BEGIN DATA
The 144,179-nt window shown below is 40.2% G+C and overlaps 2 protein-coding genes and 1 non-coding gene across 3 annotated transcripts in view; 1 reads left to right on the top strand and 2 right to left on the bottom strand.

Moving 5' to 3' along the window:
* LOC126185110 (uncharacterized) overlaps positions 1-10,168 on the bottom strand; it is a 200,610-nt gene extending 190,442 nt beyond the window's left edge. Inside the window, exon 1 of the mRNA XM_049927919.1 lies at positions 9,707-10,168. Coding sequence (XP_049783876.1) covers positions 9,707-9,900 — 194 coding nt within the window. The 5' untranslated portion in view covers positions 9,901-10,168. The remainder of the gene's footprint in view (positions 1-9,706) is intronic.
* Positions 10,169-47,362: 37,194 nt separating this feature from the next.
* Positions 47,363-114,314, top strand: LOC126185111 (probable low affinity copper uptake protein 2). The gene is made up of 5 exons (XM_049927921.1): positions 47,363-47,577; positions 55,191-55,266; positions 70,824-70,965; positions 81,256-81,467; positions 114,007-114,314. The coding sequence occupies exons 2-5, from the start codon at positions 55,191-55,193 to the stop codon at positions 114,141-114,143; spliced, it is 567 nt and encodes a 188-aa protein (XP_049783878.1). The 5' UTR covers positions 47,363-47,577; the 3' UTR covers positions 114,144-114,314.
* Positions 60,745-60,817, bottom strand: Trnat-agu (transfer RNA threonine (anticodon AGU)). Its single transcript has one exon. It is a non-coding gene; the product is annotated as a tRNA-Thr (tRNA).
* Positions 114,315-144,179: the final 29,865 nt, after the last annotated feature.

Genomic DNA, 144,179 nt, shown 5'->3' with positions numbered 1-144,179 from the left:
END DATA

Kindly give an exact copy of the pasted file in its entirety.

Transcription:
The 144,179-nt window shown below is 40.2% G+C and overlaps 2 protein-coding genes and 1 non-coding gene across 3 annotated transcripts in view; 1 reads left to right on the top strand and 2 right to left on the bottom strand.

Moving 5' to 3' along the window:
* LOC126185110 (uncharacterized) overlaps positions 1-10,168 on the bottom strand; it is a 200,610-nt gene extending 190,442 nt beyond the window's left edge. Inside the window, exon 1 of the mRNA XM_049927919.1 lies at positions 9,707-10,168. Coding sequence (XP_049783876.1) covers positions 9,707-9,900 — 194 coding nt within the window. The 5' untranslated portion in view covers positions 9,901-10,168. The remainder of the gene's footprint in view (positions 1-9,706) is intronic.
* Positions 10,169-47,362: 37,194 nt separating this feature from the next.
* Positions 47,363-114,314, top strand: LOC126185111 (probable low affinity copper uptake protein 2). The gene is made up of 5 exons (XM_049927921.1): positions 47,363-47,577; positions 55,191-55,266; positions 70,824-70,965; positions 81,256-81,467; positions 114,007-114,314. The coding sequence occupies exons 2-5, from the start codon at positions 55,191-55,193 to the stop codon at positions 114,141-114,143; spliced, it is 567 nt and encodes a 188-aa protein (XP_049783878.1). The 5' UTR covers positions 47,363-47,577; the 3' UTR covers positions 114,144-114,314.
* Positions 60,745-60,817, bottom strand: Trnat-agu (transfer RNA threonine (anticodon AGU)). Its single transcript has one exon. It is a non-coding gene; the product is annotated as a tRNA-Thr (tRNA).
* Positions 114,315-144,179: the final 29,865 nt, after the last annotated feature.

Genomic DNA, 144,179 nt, shown 5'->3' with positions numbered 1-144,179 from the left: